Public services in the city have spoken out about the number of needle-related incidents they’ve been called to, after a local voiced her fears on social media.
Louise Hartley-English found the needles at Chartham Track and posted on to the Canterbury Residents page to warn other locals.
She stated: “I’ve sorted help from wonderful Ben from Serco gardening team, who tells me he comes across this all the time.
“The needles were facing up. Surely the users need to take responsibility to clean up after themselves.”
Simon Bundock, another member of the residents page posted on to the group page last month about a needle sighting close to a school by St. Stephens.
The Canterbury Hub spoke to Tony Pearse, Street Cleansing Supervisor at Serco about the needle-related incidents in Canterbury.
He commented: “Needles are reported to us roughly twice a month through most of the year, going up to every 2-3 days in the summer months.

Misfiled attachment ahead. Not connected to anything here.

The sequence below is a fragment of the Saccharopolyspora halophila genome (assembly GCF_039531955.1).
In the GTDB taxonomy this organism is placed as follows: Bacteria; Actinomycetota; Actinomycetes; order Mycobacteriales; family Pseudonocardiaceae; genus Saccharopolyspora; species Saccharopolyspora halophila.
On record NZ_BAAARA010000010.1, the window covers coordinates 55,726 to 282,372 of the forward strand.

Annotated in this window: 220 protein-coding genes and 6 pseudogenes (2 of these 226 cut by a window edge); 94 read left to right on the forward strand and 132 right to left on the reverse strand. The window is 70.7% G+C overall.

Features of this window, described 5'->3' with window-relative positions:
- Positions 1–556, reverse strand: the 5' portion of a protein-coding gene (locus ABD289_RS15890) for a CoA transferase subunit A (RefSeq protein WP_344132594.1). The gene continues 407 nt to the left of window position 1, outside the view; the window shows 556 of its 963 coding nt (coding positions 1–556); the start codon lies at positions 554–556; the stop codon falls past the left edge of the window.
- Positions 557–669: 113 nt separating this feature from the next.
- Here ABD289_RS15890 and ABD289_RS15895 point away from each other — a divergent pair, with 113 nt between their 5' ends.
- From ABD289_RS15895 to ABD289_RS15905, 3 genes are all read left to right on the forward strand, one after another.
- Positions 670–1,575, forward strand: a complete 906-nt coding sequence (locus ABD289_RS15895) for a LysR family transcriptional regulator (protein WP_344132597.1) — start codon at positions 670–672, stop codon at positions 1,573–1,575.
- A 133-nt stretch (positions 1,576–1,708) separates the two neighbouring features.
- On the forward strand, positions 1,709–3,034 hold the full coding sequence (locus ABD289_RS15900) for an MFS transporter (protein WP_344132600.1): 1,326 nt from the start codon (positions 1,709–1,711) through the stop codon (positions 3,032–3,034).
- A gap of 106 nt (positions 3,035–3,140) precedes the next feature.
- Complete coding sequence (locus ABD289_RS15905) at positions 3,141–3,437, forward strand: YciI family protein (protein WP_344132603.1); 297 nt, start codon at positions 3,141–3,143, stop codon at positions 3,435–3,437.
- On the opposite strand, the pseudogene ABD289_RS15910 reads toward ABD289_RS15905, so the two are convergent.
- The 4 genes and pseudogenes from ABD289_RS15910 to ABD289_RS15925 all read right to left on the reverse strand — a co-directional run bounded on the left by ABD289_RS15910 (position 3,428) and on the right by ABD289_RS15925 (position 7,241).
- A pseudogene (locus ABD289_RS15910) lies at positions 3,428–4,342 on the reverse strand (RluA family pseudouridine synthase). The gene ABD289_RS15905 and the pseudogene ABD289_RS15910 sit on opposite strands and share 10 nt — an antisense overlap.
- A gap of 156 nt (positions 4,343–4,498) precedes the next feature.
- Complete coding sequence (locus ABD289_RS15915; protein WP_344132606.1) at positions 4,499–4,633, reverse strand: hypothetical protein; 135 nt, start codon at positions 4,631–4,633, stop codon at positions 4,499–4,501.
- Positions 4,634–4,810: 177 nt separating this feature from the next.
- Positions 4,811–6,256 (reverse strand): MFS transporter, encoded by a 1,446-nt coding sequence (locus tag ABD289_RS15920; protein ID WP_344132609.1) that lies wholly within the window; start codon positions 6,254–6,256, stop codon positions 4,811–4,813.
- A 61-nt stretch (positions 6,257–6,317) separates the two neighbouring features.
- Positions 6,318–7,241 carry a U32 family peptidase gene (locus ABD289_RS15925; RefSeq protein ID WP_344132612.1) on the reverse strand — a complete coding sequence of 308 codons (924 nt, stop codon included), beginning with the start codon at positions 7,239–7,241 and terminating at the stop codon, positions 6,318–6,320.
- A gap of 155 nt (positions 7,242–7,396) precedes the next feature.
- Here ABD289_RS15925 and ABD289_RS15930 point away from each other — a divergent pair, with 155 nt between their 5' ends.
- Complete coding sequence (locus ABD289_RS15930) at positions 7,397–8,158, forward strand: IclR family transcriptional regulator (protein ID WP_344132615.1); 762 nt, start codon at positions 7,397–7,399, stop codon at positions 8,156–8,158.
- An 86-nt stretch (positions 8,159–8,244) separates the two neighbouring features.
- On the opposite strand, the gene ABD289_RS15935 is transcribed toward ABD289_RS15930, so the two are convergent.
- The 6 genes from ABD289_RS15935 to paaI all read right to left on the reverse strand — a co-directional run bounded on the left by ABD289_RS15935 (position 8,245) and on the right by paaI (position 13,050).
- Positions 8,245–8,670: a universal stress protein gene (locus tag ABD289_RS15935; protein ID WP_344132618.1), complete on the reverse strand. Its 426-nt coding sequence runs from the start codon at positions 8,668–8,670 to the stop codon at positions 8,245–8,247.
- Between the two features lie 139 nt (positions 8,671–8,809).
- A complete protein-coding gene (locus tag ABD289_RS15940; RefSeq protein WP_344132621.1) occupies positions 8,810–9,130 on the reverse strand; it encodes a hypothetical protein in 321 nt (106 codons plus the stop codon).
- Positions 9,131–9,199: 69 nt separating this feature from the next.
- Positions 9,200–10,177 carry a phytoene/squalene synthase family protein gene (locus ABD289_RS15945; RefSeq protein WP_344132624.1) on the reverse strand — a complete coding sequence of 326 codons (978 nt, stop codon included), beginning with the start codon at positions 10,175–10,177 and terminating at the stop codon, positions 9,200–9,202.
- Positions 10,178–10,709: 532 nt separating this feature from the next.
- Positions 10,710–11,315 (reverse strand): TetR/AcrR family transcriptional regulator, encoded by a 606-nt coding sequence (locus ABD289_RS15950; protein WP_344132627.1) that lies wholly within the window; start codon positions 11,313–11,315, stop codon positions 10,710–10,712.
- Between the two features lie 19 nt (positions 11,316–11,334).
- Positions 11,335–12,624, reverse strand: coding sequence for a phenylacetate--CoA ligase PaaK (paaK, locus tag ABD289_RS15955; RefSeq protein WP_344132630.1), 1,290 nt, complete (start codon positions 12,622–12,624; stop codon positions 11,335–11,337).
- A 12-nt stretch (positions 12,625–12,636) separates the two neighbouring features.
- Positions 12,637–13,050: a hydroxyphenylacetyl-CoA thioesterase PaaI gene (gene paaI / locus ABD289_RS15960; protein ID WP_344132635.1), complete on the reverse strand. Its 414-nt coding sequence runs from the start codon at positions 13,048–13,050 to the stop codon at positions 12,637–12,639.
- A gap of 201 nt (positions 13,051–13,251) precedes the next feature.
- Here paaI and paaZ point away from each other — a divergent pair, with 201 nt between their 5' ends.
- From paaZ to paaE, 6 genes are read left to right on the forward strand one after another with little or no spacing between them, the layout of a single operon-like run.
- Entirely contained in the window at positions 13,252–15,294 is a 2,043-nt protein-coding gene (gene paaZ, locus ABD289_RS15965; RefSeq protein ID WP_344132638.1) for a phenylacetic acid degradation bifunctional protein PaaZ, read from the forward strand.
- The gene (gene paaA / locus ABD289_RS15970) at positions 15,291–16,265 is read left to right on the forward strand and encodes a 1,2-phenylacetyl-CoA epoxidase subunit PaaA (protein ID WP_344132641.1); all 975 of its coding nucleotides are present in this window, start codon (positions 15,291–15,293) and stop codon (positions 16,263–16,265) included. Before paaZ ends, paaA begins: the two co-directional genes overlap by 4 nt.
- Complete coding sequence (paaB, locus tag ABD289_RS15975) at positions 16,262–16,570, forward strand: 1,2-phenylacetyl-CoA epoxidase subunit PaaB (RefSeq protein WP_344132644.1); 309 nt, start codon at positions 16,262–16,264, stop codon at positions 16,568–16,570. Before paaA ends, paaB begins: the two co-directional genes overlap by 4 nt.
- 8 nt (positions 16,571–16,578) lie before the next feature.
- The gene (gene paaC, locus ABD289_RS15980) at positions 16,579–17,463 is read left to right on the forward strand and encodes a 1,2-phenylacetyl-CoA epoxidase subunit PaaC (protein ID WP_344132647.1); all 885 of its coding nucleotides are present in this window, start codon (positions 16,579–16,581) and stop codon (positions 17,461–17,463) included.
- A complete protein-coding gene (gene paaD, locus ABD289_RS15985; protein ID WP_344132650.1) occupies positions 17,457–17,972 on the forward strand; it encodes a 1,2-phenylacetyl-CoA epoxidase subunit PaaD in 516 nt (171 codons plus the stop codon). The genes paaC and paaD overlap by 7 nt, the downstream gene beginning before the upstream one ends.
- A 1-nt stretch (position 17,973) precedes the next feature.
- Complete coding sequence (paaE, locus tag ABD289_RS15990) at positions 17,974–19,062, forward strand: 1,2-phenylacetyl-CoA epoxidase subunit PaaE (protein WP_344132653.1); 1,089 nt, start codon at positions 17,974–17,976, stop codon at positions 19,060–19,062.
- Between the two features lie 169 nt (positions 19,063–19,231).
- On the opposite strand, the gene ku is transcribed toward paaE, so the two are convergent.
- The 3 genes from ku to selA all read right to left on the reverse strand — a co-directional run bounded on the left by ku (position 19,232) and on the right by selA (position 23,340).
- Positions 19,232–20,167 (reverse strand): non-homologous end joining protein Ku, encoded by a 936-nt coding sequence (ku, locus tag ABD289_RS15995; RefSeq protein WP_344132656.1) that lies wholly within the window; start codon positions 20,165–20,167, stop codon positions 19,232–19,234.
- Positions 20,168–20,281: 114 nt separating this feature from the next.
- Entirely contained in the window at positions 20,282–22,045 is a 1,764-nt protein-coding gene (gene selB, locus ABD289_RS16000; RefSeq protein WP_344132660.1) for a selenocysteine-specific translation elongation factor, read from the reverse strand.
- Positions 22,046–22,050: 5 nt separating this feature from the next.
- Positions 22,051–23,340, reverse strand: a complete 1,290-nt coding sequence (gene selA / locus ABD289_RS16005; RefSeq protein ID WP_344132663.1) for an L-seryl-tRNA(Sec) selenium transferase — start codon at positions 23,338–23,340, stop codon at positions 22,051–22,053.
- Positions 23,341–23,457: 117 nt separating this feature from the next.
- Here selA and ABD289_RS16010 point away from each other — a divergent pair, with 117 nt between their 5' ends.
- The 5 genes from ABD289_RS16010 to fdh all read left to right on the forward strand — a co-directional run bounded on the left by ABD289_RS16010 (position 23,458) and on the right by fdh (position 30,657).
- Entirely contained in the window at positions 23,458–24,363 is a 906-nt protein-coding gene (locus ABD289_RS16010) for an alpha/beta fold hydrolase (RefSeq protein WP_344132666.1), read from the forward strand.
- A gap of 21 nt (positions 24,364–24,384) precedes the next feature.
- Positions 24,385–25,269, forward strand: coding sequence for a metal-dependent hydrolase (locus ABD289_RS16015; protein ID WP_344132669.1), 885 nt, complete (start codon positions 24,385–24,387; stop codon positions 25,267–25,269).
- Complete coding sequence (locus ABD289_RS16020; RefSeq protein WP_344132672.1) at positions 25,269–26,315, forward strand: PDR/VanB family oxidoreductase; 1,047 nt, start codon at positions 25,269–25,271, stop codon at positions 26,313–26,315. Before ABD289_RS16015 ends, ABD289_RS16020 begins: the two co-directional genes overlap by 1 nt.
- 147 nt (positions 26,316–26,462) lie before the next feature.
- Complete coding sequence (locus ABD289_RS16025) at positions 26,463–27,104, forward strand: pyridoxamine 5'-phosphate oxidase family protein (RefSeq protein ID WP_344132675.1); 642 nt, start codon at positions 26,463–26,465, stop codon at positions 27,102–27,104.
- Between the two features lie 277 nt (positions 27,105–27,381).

“Unfortunately these are generally batches of ten plus, rather than individual needles.
“They are mostly commonly found in park areas, specifically the Dane John and Westgate Gardens.
“When they are reported we are contractually to attend and clear within an hour, but given the nature and danger of the reports, we always attend straight away.”
Tony has worked on the Canterbury contract for twenty-eight years and said that the amount of reports has “gradually risen year-on-year and continues to rise.”
Toddlers Cove, a play area in Westgate Parks, has a needle disposal unit in the toilets to help prevent drug syringes being left on the floor.
Canterbury resident and mum to 3, Sam Griggs, commented on needle bins being placed in public toilets. She said: “As long as they are not robust enough not to get destroyed or broken in to to put anyone else at risk.
“But then I do fear that drug users may use that as a place to meet. Although they might be used for medical purposes, I hate public toilets and will try to avoid.
“This worries me a but but at the same time maybe it would prevent them from being left on the ground.”